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Beyond the border: Japan's economy still looks recessionary

  • Political Science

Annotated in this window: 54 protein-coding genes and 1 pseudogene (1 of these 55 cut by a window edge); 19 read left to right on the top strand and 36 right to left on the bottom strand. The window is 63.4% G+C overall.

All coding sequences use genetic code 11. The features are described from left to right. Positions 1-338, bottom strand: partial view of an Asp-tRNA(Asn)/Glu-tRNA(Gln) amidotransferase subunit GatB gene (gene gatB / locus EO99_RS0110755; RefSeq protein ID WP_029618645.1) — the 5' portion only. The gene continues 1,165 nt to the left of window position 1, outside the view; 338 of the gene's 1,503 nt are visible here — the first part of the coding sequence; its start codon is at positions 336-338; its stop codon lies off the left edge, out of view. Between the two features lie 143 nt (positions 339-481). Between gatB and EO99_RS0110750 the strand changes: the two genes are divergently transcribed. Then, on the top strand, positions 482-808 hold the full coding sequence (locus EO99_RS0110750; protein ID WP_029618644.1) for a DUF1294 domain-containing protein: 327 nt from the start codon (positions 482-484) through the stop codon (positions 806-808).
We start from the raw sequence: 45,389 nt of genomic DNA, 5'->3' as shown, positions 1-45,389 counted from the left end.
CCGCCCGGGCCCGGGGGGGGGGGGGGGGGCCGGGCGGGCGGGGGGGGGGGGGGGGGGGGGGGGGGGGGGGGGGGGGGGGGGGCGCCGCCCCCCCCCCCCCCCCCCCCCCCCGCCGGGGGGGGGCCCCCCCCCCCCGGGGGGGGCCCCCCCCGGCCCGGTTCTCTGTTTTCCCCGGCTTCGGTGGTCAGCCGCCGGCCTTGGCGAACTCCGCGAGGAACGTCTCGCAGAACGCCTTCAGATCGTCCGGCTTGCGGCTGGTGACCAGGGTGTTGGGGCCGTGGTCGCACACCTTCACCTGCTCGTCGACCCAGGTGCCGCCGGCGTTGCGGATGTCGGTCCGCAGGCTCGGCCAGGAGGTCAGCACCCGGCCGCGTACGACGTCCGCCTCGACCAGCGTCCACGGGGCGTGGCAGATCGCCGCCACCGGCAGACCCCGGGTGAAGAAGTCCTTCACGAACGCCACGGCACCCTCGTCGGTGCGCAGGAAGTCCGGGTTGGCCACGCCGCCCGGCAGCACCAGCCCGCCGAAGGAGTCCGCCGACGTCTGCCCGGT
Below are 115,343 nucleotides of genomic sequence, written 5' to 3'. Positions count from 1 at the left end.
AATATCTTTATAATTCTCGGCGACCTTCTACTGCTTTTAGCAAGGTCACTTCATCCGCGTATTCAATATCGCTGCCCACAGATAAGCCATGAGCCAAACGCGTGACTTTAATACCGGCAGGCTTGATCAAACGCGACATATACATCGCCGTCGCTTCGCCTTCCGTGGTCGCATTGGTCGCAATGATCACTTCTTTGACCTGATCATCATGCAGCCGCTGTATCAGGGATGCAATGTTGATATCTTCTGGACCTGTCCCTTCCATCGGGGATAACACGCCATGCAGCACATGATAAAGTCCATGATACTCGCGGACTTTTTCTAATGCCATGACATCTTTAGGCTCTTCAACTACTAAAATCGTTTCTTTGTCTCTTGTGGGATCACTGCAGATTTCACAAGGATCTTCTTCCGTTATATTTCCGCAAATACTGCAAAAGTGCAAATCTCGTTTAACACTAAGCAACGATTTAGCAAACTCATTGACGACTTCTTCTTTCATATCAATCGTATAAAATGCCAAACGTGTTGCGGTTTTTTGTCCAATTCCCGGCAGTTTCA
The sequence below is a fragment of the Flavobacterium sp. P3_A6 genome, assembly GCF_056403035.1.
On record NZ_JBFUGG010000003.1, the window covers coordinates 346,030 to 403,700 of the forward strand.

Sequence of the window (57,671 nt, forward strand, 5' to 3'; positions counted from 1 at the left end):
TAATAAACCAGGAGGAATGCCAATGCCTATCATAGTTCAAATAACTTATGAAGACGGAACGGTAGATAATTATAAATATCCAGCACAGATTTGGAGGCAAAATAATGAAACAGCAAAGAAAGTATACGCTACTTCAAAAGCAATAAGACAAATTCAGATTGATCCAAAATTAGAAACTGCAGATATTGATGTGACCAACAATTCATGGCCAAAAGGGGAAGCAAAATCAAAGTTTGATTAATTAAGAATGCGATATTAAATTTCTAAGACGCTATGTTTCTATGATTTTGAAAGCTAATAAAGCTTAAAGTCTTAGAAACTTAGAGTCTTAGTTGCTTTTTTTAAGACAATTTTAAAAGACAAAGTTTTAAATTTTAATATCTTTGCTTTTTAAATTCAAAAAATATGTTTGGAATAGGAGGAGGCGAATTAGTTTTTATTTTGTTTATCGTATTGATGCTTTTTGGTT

Southwest Economy, Issue 4, July/August 2001 - Dallas Fed INSIDE: Japan’s Economy Still Looks Recessionary Issue 4 July/August 2001 In an ideal market economy, perfect competi- tion delivers peak performance. For perfect com- petition to exist, not only are many buyers and sellers needed for each particular good, but per- fect information about products (for example, availability, quality and specifications), demand, prices and delivery schedules is also required. As business-to-business (B2B) commerce shifts to the Internet and secure business intranets, better infor- mation will move markets closer to the textbook model of perfect competition. By improving the flow, accuracy and timeli- ness of information, secure Internet-enabled sys- tems provide greater transparency and efficiency at all points along the supply chain. Simply put, the Internet is a continuation of technological im- provements that deliver information faster and cheaper, reduce search and transaction costs in online markets and improve the management of transporting and inventorying products. These savings come from both cheaper information (through lower agency and intermediary costs) and cheaper inputs (through increased supplier competition). The U.S. Census Bureau recently completed the 2000 census. The effort was gargantuan, involving more than 3 million workers, over 20 million maps and almost 100 million questionnaires.1 The results show dramatic population movements within the United States and equally dramatic international migra- tion into the country. In terms of national and international affairs, the decennial count has three main effects. First, the federal government distributes about $200 billion each year according to state population, so an accurate census ensures that fast-growing states will have the financial resources to meet burgeoning de- mand for government services.2 Second, the census is used to reapportion seats in the House of Representatives, giving increased political clout

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